Executives of Life Sciences Research Inc., a medical research company frequently targeted by animal rights activists, were having breakfast in the ornate dining room of the New York Stock Exchange on Wednesday, excited about their new listing on the Big Board.
But at 8:40 a.m., they were told by NYSE officials that the listing was to be postponed. And no reason was given.
"I would love to know why," said Richard Michaelson, the company's chief financial officer, who was at the stock exchange that morning. "They have told us nothing."
Controversy has surrounded Life Sciences for years. Its testing includes the use of animals, which has drawn the wrath of activists who have gone so far as to target company employees with hate mail, death threats and even beatings. It got so bad that the company, formerly Huntingdon Life Sciences, moved from Cambridgeshire, England, to East Millstone, N.J., in 2002.
Big Board officials like to call an NYSE listing the "gold standard" for public companies. Requirements for NYSE-listed companies are often more stringent than for those listed on other exchanges, and companies applying for listing are thoroughly vetted.
Life Sciences' finances and its business practices appeared to pass the test. NYSE President Catherine Kinney was even quoted in Life Sciences' Aug. 22 news release announcing the listing.
That makes the NYSE's abrupt postponement all the more unusual. NYSE spokesman Ray Pellecchia confirmed Thursday that Life Sciences' listing was postponed, but he declined to comment further.
"It is frustrating, really hugely disappointing, to not know the issue for this reexamination, if that's what it is, or the criteria upon which they'll ultimately make a decision," Michaelson said.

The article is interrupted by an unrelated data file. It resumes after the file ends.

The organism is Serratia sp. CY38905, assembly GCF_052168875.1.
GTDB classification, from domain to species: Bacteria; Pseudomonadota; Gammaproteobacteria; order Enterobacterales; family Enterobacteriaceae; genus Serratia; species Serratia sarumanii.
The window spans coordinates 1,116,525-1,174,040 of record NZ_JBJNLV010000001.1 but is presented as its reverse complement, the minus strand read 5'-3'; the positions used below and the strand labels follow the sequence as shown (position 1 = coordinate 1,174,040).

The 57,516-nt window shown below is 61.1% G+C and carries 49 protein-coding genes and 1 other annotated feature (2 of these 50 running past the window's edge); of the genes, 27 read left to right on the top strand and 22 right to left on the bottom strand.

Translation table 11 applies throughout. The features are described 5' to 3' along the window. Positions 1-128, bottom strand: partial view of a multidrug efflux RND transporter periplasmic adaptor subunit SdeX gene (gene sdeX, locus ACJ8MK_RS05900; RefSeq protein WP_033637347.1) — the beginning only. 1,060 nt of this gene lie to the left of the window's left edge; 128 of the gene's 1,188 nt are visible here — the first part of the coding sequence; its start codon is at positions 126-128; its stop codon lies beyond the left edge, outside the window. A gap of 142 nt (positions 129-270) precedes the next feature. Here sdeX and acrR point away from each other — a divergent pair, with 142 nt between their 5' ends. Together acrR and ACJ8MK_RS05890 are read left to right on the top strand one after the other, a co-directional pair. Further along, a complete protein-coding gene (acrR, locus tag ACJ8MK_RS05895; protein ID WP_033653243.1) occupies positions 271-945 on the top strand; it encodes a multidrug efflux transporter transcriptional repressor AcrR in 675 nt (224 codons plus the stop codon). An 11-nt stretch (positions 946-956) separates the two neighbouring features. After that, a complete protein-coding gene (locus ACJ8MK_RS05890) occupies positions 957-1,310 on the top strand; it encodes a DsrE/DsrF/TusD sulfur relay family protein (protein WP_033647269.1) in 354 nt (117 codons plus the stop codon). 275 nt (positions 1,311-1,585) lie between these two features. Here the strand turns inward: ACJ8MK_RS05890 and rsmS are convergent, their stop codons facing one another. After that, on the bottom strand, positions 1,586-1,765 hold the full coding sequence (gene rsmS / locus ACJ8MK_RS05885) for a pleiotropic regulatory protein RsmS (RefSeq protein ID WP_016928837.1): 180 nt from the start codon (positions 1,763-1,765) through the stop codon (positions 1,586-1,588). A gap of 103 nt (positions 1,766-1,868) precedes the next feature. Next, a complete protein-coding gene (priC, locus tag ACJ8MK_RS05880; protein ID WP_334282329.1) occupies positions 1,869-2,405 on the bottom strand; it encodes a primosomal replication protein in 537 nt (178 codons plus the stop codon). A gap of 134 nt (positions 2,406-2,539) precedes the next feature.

"They have not raised anything in terms of a change in the circumstances of the company."
Michaelson suspects that animal rights activists may have made threats or otherwise changed the NYSE's thinking. Pellecchia declined to comment. The company, which closely monitors the websites and activities of its opponents, said at least one group had launched a campaign against the NYSE for agreeing to list Life Sciences.
On the website of the activist group Win Animal Rights, or W.A.R., a link on the camouflage-pattern home page led to a page entitled "Puppy Killers on the New York Stock Exchange." Readers are encouraged to write "polite letters and e-mails and make polite phone calls" to the exchange.
The exchange's address and phone numbers are listed, along with the names and work numbers of two public relations staffers.
W.A.R. founder Camille Hankins confirmed that an unknown number of W.A.R. supporters made calls to the exchange. Hankins said she did not advocate threats or violence, and she urged members to be reasonable and make well-informed arguments against Life Sciences.
But she added that she had no control over what others might do.
"Animals are being tortured and murdered, and we do understand why some people would take actions to the next level. We don't do that ourselves," Hankins said. "We do understand that's part of the struggle for animal liberation, and that it's an effective tactic," she said. "Do you think the NYSE would be postponing this if all they were facing were letters and phone calls?"
Hankins promised daily protests at the NYSE and further letter-writing and phone campaigns targeting the exchange, Life Sciences' specialist firm, the trading firm that handles Life Sciences' stock, and investors should the company ultimately be listed.